X marks the spot: Rob Hunter guides us through his Map of Days

Rob Hunter’s Nobrow debut was the critically acclaimed The New Ghost, published in our 17 x 23 showcase series. This is what It’s Nice That had to say about it, back in 2011:

“a remarkable comic… It tells the story of a benign ghost getting to grips with its new purpose in afterlife and the earthly obstacles it meets. It has been beautifully composed, individual frames devised with a quite brilliant colour scheme and pages arranged for the utmost narrative potential. Wonderful stuff.”

Last week, we proudly announced Rob Hunter’s second book, Map of Days, and It’s Nice That were delighted that it was everything they had hoped for:

“It’s no exaggeration that everything Rob Hunter’s talented hands touch turns to pure visual gold… His success comes from both an innate skill and a comprehensive understanding of print processes. Anyone who’s ever seen his work in the flesh will know that his colours really leap from the page, an effect no lithographic amateur would be able to achieve.”

So, we asked Rob to share with you the genesis of the project and some of the process involved in its making:

NB: What was the inspiration behind Map of Days?

RH: The initial inspiration behind Map of Days was my grandfather Frank. My Nan’s house is filled with grandfather clocks that Frank collected and I have been told that at one point there where thirteen squeezed into the house, a few per room and lining the corridors. Frank would buy them from a newspaper then fix them and wind them all in sync so that they would ring on the hour together.

NB: So you created a story from your grandfather’s hobby!

RH: I started to think, why did he have so many clocks? And that led me to imagine them all powering something beneath the house. It’s from this idea that I developed the story.

NB: When you set out, what sort of story did you want to write?

RH: One thing I wanted to express through Map of Days was an unrequited love story. The idea being that the Face becomes self-destructive as it persists to reach an unachievable goal – the Sun. It reads something into every sign, searching for a glimmer of affection to focus on, and as a result undoes its achievements and hurts its friends.

NB: Did you use photo references or gather any literary influences?

RH: I visited The Worshipful Company of Clockmakers in London for some clock research and read a lot of short stories by a selection of authors; Daphne Du Maurier, Ted Hughes, Nabokov and David Eagleman.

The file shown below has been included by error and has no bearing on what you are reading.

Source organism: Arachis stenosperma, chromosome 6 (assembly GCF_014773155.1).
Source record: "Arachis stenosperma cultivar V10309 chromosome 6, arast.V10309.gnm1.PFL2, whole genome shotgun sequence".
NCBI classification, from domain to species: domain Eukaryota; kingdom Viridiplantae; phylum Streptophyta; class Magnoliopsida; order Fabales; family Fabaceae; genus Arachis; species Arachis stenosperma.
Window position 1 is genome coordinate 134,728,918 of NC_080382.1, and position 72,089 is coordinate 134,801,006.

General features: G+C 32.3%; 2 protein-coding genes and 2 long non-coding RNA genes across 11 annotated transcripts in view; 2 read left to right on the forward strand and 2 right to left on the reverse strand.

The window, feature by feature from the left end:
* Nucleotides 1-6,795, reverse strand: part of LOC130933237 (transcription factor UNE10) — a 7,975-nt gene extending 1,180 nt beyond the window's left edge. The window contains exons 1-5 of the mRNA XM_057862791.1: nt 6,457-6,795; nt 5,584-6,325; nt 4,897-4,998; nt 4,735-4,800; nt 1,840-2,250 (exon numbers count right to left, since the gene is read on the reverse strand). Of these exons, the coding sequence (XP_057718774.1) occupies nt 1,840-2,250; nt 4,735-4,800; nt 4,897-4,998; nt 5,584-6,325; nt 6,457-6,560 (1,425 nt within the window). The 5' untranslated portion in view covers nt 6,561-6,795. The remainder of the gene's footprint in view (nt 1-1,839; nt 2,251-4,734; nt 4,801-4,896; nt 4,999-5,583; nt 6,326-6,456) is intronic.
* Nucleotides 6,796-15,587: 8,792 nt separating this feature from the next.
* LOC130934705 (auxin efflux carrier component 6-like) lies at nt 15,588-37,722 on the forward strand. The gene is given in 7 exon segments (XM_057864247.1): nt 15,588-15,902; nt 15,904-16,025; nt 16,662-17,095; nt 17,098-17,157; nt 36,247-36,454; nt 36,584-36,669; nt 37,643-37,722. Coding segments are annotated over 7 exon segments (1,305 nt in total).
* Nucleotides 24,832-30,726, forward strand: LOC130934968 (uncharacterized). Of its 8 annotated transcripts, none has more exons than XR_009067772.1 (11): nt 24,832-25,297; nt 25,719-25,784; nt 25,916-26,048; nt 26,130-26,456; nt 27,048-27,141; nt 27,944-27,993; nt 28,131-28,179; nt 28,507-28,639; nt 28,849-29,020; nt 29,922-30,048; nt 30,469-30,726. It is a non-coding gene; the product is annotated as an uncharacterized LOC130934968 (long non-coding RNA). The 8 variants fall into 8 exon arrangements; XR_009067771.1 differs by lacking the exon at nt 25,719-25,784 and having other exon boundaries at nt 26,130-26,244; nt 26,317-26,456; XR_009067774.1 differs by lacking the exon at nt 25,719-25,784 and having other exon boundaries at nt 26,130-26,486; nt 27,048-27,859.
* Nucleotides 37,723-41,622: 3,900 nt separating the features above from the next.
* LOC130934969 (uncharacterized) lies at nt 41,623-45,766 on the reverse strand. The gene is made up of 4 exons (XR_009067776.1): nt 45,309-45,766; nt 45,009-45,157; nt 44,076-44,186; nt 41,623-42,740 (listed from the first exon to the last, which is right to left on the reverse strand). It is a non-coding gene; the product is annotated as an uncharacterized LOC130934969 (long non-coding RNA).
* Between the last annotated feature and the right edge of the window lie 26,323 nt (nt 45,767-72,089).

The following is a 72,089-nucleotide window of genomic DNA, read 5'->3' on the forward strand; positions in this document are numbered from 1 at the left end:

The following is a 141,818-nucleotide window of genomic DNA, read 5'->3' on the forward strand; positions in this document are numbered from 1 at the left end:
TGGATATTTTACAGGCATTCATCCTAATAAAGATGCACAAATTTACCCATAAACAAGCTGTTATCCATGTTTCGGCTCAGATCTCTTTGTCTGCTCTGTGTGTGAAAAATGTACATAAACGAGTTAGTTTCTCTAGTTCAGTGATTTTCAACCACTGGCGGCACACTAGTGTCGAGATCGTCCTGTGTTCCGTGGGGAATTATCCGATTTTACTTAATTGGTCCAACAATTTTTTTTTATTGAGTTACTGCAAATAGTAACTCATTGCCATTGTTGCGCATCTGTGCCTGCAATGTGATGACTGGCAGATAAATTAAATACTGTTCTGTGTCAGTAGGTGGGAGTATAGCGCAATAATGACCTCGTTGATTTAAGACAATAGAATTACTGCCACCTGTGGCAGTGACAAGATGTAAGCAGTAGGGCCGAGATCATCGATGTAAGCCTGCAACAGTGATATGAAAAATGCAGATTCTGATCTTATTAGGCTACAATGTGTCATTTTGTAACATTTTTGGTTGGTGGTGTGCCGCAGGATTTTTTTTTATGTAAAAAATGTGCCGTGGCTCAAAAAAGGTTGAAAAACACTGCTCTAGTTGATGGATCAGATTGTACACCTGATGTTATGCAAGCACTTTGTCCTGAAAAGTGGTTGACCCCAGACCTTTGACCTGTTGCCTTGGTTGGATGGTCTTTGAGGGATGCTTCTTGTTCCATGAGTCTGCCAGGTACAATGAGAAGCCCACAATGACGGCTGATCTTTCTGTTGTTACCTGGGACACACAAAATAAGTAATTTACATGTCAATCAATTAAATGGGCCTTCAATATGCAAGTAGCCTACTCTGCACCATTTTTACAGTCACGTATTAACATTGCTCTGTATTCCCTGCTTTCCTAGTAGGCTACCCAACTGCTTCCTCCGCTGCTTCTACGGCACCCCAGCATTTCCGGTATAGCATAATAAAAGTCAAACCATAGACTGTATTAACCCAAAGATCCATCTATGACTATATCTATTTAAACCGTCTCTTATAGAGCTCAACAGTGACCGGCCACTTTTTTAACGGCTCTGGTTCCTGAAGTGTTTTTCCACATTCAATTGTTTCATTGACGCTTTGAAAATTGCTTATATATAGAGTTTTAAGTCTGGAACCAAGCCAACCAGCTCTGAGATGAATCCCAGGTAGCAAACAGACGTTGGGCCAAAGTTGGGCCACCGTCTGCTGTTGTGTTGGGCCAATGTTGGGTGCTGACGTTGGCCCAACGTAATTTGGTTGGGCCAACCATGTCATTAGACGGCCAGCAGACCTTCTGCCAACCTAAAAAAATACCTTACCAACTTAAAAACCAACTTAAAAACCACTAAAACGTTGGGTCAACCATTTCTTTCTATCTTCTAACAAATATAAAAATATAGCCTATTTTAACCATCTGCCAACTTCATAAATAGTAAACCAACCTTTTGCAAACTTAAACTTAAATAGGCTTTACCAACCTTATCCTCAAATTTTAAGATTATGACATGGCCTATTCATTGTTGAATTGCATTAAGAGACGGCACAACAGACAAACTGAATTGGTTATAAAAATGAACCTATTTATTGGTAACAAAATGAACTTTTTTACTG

NB: Is Map of Days is linked to The New Ghost and the rest of your work in any way?

RH: After The New Ghost I was keen to try and create another creation story. In the way that The New Ghost tells you about the stars, Map of Days tells you what powers the tides. This has always interested me: to look out at something that has been present throughout our lives and think of an alternative way that it came into existence.

NB: Could you tell us a bit about your writing process, how the idea materialised and became the finished graphic novel?

RH: I started by writing a pitch for Nobrow: a loose written outline of what I wanted to happen throughout the whole story. At this point I began to play with the order of things and started to sketch the layouts for the book so that I had a rough version of how it would look in the amount of pages I had allocated.

Then I produced mini-layouts on index cards and began to shuffle them around to see if I could play with the order of things. Originally, the section that is now the prologue of the book was a mini-story in the middle of the book, but it broke off from the main story too much so I shifted it to the beginning. Also, because the story was quite unusual I figured I’d open it on one of the most unusual bits so that the reader is faced with that straight off.

NB: What process do you go through to put the artwork together?

RH: I try and create as much of the artwork as I can by hand, so I sketch in blue and then work on top with black ink, crayon and pencils. I then scan the drawings and apply the colour on the computer. I like to apply the colour this way because the spot inks Nobrow allow me to use come out really nicely as a flat colour, so I like to make use of that process so that when it’s printed the flat areas really pop.

Map of Days by Rob Hunter is available to buy or order at bookshops and comicshops nationwide.

It is also available from our shop on Great Eastern Street, London and from our webstore.